From the opening story in Wieland’s third story collection, in which a literary translator reflects on her first marriage, to the last, a poetic evocation of a daughter’s love for her mother, lyrical yet realistic portraits of women unfold, wrote one reviewer. Caught in revealing and cathartic moments, her characters, both historical and invented, find themselves at emotional crossroads: a young girl encounters the elderly Ezra Pound in Venice; Marie Curie’s daughter Eve attends the funeral of her mother’s lover in Paris; a woman survives the 1944 Nazi massacre in Oradour, France; a nun in New York City catches a baby dropped out a window; a U.S. college applicant performs sign language at poetry readings.

“Liza Wieland writes of discord with such harmony and wisdom that even the bad things that befall her characters feel limned with wonder and grace. For all its wonderfully realized tensions and conflicts, ‘Quickening’ is an oddly hopeful and redemptive book,” said Michael Parker, author of “Don’t Make Me Stop Now.”

Wieland, an Atlanta native, joined ECU’s English Department faculty to teach fiction in 2008. She has also published three novels and a collection of poetry. Her undergraduate degree is from Harvard; she earned her master’s and doctorate degrees from Columbia University.

The recipient of grants from the National Endowment for the Arts, the Christopher Isherwood Foundation, and the North Carolina Arts Council, Wieland has also won two Pushcart Prizes.

Wieland’s reading on Tuesday will begin at 8 p.m. on the second floor of Joyner Library. It is free and open to the public.

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The Mystical Arts of Tibet coming to campus

Buddhist monks from the Drepung Loseling Monastery will visit East Carolina University March 14-18 for a series of Dalai Lama-endorsed events intended to raise awareness of Tibetan civilization and contribute to world peace through sacred art.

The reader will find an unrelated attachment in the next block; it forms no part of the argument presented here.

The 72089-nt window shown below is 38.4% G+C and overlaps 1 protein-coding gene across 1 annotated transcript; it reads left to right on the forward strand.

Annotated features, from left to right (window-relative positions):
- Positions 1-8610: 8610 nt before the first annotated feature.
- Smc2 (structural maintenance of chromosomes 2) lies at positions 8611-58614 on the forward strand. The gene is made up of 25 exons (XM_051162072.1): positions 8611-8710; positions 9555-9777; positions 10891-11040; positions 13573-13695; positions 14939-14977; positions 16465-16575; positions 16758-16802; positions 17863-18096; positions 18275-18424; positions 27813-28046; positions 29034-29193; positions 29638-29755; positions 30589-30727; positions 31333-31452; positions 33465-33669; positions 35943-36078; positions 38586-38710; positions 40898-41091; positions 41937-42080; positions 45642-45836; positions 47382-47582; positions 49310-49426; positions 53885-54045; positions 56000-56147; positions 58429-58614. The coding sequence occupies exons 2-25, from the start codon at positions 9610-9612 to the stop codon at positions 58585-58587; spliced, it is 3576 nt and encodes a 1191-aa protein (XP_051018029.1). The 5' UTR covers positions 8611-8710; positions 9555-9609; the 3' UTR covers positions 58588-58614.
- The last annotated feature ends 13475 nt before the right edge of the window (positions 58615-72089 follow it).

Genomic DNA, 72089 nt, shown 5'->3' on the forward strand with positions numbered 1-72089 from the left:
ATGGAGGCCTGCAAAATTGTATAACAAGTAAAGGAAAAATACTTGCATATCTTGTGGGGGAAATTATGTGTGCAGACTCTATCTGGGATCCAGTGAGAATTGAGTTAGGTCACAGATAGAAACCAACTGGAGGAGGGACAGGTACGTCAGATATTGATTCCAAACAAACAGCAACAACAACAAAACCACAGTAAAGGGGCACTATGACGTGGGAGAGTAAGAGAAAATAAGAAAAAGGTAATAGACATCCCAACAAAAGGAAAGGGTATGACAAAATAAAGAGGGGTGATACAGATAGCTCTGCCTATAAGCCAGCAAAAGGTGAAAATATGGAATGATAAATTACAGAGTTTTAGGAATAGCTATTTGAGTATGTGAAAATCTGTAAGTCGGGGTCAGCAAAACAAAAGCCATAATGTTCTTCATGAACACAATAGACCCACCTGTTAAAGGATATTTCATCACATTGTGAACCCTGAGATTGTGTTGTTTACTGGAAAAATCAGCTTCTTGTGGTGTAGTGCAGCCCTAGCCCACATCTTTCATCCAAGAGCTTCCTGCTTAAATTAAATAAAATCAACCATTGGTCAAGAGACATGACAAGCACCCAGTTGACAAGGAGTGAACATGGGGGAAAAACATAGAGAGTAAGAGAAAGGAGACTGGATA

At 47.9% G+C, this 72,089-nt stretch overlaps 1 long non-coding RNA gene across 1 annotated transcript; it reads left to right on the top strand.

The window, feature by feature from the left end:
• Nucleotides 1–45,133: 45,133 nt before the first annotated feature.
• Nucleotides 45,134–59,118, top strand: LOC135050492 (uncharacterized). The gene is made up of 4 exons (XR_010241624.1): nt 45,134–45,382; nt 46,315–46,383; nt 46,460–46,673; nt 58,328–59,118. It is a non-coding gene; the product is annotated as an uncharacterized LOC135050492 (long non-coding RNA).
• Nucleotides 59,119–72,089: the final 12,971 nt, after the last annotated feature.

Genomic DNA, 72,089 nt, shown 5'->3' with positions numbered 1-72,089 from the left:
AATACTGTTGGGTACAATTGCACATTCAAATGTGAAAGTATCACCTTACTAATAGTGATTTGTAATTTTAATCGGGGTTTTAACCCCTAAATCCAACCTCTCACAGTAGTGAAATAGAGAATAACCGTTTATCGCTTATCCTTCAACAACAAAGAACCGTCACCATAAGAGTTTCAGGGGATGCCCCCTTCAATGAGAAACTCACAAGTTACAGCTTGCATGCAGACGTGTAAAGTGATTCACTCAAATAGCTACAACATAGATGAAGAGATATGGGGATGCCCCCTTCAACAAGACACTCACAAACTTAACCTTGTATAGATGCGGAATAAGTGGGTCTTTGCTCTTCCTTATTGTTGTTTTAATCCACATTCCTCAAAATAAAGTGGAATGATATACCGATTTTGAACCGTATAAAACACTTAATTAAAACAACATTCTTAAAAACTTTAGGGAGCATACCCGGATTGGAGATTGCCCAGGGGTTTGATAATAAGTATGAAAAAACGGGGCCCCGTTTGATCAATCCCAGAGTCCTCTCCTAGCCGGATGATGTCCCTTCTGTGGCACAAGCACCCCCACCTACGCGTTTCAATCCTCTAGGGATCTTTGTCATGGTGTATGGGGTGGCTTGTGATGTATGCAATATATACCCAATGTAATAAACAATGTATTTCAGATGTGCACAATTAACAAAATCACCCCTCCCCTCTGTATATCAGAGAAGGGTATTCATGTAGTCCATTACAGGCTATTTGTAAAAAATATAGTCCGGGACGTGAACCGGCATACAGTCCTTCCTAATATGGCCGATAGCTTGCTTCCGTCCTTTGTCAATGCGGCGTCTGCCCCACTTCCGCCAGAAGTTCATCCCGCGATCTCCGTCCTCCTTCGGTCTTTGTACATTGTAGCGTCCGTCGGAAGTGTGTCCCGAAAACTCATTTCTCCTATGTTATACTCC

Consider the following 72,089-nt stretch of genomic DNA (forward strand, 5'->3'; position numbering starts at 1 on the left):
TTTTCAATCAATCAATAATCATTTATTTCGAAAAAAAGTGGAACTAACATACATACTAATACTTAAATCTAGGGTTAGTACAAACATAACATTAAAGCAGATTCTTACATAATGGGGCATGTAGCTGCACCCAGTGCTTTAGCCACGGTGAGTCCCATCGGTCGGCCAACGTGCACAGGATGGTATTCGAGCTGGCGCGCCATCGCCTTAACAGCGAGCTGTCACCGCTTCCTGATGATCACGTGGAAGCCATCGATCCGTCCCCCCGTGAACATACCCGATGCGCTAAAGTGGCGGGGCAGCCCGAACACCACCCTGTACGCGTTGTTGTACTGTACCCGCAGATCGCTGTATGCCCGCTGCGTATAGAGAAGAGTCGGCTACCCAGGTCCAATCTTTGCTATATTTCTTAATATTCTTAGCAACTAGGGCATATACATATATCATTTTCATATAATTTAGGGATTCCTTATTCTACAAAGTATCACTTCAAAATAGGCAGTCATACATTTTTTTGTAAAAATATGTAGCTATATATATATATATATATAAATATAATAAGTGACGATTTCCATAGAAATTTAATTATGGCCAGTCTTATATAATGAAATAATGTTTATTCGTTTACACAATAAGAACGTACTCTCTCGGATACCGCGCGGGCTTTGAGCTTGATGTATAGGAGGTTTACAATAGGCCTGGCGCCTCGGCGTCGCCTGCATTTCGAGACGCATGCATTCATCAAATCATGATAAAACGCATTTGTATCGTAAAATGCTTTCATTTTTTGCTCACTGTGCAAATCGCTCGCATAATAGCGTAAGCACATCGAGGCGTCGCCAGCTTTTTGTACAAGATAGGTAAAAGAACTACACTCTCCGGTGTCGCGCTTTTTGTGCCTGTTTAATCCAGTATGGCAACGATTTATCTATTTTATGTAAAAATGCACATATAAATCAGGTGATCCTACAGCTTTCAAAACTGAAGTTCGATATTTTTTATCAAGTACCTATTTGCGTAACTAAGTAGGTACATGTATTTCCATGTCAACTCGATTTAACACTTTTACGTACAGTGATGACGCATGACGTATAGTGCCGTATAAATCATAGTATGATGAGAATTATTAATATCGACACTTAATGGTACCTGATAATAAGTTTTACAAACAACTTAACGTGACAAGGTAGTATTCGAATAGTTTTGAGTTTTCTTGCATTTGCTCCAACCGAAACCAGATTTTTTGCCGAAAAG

The Mystical Arts of Tibet tour will feature a mandala sand painting celebration March 15-17 in the Mendenhall Student Center. Each day, from 10 a.m. to 6 p.m., the monks will lay millions of grains of sand into place on a platform to create a mandala. The mandala, according to tradition, is a symbol of the universe in its ideal form. Read more…

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ECU to host National History Day competition

More than 250 middle and high school students are expected to participate March 30 in the regional National History Day competition at East Carolina University. Judging at the event, themed “Debate and Diplomacy: Successes, Failures, Consequences” will begin at 10 a.m. in Mendenhall Student Center. The public is invited to attend, said Chad Ross, teaching assistant professor of history.

“You’ll see the excitement and energy in these kids’ faces,” said Ross, who is in his third year of organizing the event.  Read more…

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ECU to host National History Day

More than 250 middle and high school students are expected to participate March 30 in the regional National History Day competition at East Carolina University.

Judging at the event, themed “Debate and Diplomacy: Successes, Failures, Consequences” will begin at 10 a.m. in Mendenhall Student Center. The public is invited to attend, said Chad Ross, teaching assistant professor of history.

“You’ll see the excitement and energy in these kids’ faces,” said Ross, who is in his third year of organizing the event.

The regional NHD will draw students from counties east of Interstate 95. Winners will proceed to the state competition in Raleigh, which precedes the national contest in College Park, Md.

More than half a million students nationwide participate annually in NHD by writing papers or preparing exhibits, performances, websites or documentaries.

NHD helps students across the country develop critical thinking, research and presentation skills. It also fosters self-esteem and helps develop a sense of responsibility for an involvement in the democratic process.

A study released in January found that students who participated in National History Day perform better on high-stakes tests, are better writers, more confident and capable researchers, and have a more mature perspective on current events and civic engagement than their peers.

The ECU Department of History sponsors the regional contest as part of its efforts to interact with the community and bring history to people, Ross said.

To learn more about National History Day and the March 30 event, contact Chad Ross, Ph.D., teaching assistant professor of history, at 252-328-6089 or rossch@ecu.edu. More information can also be found at http://www.nhd.org.